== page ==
I came across something I wrote in a Facebook post a few years ago and wanted to post a modified and expanded version of it here. It is not uncommon to hear someone call a Christian a Pharisee because they take a firm stand on Christian faith and practice. Unfortunately, I think this misconstrues a Pharisaical position with the requirements for Christian faith and practice that Scripture commands. Christians should be people of conviction and a desire for obedience. Scripture does call for repentance, to change our minds about following sin, and following Christ instead. I’ve also heard Pharisees identified as people who love law. Well, that’s insufficient because Paul says the law is good and provides us with an ethical standard. We should take God’s moral law serious.
I think we need to consider a bit more about the rise of the Pharisees and what motivated them to take the positions they took. The Pharisee sect arose during the second temple period after the return from exile. Now let’s think for minute what was going on at this time. Israel was back in the land that God had promised but was without God’s promised leadership of a king and God’s beacon of light to the nations. Israel was operating under a kind of plan B status because of their rebellion against God, who swore to remove them from his presence. The Pharisees were a separatist group who took God’s law most serious, especially in light of the loss that Israel had experienced. They did not want to lose again, if you will, and sought to tighten the reigns to make sure that every jot and tittle of the law was obeyed.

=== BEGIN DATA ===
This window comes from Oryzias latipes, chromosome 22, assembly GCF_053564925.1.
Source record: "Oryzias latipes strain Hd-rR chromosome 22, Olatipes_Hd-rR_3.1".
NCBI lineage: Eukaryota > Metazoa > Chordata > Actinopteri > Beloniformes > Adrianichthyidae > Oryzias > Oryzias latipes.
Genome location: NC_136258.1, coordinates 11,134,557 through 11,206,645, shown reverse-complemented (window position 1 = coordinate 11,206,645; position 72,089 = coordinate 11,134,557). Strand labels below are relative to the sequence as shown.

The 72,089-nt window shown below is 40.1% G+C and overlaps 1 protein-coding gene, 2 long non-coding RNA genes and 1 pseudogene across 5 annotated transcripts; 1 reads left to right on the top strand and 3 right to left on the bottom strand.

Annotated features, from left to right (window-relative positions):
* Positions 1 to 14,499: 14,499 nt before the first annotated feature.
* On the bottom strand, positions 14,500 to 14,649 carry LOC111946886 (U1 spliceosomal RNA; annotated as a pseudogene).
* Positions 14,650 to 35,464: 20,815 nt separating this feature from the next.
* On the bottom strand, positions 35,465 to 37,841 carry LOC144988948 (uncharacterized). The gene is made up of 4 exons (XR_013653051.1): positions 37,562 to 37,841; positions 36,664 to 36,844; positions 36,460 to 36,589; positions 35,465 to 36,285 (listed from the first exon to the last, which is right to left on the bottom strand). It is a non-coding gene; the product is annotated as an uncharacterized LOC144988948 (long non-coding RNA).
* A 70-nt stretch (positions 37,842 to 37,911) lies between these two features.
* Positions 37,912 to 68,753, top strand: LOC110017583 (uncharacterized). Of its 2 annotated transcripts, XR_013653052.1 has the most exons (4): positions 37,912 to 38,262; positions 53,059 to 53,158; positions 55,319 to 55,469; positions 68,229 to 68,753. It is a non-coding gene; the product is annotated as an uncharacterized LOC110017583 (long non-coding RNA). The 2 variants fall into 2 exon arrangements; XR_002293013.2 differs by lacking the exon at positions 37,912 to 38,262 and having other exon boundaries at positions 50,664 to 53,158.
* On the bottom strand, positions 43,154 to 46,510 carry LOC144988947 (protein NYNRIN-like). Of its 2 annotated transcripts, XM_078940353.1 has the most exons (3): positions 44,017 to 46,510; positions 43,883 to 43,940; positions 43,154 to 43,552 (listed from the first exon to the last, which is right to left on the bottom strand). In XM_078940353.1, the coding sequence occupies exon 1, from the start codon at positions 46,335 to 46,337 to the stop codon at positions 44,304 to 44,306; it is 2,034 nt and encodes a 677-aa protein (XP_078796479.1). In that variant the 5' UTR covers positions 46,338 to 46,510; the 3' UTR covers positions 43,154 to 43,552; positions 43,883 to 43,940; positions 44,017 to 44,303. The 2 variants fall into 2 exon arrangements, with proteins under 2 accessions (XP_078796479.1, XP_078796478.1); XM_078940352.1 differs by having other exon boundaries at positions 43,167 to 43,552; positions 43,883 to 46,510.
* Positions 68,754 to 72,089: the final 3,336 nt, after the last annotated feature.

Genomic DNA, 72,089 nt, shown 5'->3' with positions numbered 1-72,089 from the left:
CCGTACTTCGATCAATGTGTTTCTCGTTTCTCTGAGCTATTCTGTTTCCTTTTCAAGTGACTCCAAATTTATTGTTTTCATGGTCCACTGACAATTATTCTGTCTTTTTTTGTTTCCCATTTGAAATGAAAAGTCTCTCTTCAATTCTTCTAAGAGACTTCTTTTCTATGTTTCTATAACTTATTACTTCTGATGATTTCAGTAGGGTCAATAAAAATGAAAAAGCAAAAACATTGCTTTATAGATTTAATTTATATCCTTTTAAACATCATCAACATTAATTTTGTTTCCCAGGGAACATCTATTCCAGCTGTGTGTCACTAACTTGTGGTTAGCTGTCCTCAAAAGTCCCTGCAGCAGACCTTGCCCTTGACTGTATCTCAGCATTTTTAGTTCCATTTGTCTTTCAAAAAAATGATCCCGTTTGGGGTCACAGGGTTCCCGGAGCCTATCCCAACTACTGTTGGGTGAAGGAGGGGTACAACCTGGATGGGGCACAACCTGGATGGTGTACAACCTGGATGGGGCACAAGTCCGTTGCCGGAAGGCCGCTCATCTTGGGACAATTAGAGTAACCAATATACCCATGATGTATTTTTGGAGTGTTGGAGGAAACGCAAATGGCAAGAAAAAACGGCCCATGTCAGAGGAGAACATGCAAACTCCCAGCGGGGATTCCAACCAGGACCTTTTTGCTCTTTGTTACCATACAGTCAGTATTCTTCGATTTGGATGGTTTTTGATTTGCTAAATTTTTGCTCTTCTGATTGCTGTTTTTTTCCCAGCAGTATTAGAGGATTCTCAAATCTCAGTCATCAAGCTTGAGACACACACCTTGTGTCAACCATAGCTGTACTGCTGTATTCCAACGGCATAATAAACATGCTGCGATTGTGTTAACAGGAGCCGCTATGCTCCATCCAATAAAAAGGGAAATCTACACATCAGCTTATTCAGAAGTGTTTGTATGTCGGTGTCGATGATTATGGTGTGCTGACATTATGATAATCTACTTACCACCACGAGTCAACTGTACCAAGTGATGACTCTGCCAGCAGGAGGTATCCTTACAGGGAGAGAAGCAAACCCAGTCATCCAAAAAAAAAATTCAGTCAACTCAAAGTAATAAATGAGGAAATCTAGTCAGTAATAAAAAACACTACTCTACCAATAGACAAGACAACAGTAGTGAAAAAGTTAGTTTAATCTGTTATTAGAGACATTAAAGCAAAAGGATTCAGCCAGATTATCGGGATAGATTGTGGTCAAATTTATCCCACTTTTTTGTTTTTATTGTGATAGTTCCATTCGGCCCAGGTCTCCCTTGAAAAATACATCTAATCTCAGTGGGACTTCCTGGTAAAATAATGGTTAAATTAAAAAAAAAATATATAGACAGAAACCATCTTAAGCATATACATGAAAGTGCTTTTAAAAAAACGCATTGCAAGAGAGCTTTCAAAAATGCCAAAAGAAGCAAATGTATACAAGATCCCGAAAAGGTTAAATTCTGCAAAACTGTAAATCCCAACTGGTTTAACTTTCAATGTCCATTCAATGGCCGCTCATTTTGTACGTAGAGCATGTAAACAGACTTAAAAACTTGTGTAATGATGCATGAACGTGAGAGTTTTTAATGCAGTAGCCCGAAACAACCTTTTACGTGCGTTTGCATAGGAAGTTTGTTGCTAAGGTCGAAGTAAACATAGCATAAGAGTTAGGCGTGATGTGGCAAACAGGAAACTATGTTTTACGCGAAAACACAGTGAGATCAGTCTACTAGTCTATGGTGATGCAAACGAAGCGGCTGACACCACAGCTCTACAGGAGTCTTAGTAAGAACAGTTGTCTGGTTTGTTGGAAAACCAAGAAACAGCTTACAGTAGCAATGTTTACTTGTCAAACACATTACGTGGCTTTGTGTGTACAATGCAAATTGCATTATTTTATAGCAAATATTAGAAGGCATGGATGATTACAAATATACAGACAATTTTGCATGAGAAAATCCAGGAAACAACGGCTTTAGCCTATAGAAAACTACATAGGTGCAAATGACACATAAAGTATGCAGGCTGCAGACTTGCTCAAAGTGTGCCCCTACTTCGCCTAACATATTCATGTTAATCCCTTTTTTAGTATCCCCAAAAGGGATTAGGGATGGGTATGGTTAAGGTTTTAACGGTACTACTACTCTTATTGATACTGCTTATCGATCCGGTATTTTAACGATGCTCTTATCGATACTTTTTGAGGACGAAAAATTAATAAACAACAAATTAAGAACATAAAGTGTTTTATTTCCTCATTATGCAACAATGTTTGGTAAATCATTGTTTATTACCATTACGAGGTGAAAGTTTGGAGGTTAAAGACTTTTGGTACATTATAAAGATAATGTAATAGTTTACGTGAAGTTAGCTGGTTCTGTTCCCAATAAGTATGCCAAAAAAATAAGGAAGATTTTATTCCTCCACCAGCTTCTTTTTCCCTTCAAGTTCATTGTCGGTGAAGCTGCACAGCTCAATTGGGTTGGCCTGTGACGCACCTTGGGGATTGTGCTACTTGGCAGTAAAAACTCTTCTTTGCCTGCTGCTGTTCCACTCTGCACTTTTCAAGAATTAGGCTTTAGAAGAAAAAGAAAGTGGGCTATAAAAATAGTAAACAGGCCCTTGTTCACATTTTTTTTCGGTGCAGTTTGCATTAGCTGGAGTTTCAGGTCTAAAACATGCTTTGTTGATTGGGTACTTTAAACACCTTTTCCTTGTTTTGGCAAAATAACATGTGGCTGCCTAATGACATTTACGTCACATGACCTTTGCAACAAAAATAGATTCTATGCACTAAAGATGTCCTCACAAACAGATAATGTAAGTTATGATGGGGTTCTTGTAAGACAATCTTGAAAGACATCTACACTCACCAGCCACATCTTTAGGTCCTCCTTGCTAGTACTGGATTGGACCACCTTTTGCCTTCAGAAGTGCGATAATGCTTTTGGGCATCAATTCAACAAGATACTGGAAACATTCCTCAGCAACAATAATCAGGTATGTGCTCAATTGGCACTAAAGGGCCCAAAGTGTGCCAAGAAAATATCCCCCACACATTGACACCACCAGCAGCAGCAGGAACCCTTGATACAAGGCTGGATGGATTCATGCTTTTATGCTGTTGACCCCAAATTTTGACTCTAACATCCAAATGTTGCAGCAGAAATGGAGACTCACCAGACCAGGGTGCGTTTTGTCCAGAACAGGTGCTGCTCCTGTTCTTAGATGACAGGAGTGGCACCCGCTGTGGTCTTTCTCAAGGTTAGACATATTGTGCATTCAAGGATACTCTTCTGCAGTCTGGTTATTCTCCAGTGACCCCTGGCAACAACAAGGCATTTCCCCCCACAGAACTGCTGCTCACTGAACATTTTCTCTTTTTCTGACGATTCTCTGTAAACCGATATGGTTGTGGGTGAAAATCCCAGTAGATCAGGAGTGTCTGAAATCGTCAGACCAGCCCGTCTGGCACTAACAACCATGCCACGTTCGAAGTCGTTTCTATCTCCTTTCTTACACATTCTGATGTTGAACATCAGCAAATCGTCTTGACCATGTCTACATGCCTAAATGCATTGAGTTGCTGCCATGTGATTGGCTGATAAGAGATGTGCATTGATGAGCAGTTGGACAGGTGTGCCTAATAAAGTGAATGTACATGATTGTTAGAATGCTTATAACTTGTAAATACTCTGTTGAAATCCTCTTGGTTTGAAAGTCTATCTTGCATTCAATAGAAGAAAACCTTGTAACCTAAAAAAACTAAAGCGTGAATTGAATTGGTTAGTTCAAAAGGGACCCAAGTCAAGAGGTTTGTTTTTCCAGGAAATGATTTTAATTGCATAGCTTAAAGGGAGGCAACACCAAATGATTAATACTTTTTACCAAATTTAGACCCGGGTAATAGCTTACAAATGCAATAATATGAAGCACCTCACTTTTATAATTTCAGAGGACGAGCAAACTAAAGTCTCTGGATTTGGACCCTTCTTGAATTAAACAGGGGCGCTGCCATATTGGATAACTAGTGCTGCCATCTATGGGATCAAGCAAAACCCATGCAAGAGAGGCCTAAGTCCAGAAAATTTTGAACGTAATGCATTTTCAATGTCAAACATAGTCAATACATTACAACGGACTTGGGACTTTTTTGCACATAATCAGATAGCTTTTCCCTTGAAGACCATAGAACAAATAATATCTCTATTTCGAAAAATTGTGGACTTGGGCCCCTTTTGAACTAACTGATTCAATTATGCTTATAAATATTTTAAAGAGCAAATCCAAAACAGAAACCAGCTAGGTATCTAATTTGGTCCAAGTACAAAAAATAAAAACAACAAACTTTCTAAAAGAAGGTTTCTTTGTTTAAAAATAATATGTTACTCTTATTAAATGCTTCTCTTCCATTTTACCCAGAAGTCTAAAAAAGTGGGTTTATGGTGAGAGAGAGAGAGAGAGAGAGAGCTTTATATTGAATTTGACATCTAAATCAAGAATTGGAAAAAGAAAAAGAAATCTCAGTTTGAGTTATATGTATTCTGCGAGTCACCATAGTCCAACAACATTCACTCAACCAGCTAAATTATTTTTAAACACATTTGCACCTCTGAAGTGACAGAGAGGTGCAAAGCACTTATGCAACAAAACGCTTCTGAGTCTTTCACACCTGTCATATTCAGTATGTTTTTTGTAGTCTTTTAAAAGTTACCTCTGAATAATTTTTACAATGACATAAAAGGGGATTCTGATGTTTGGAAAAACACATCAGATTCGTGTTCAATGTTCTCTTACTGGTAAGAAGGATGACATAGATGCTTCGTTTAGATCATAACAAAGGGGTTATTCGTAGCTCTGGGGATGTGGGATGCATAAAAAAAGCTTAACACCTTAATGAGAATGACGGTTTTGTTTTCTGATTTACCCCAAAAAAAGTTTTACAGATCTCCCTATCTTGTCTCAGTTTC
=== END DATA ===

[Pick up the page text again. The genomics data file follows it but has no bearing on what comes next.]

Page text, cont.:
But in their separatist mentality, the Pharisees’ concern for righteousness before God caused them to uphold their own righteousness as the standard against which all was measured. This actually caused them to add to the law just to make sure everything was “right” before God. They were more concerned with preserving their way of life than following the giver of life, especially if it meant seeing beyond the comfort of what they had determined as righteousness. This is why Jesus rebuked them.
Woe to you, scribes and Pharisees, hypocrites! For you tithe mint and dill and cumin, and have neglected the weightier matters of the law; justice and mercy and faithfulness. These you ought to have done, without neglecting the others. You blind guides, straining out a gnat and swallowing a camel! Woe to you, scribes and Pharisees, hypocrites! For you clean the outside of the cup and the plate, but inside they are full of greed and self-indulgence. You blind Pharisee! First clean the inside of the cup and the plate, that the outside also may be clean. (Matt. 23:23-26)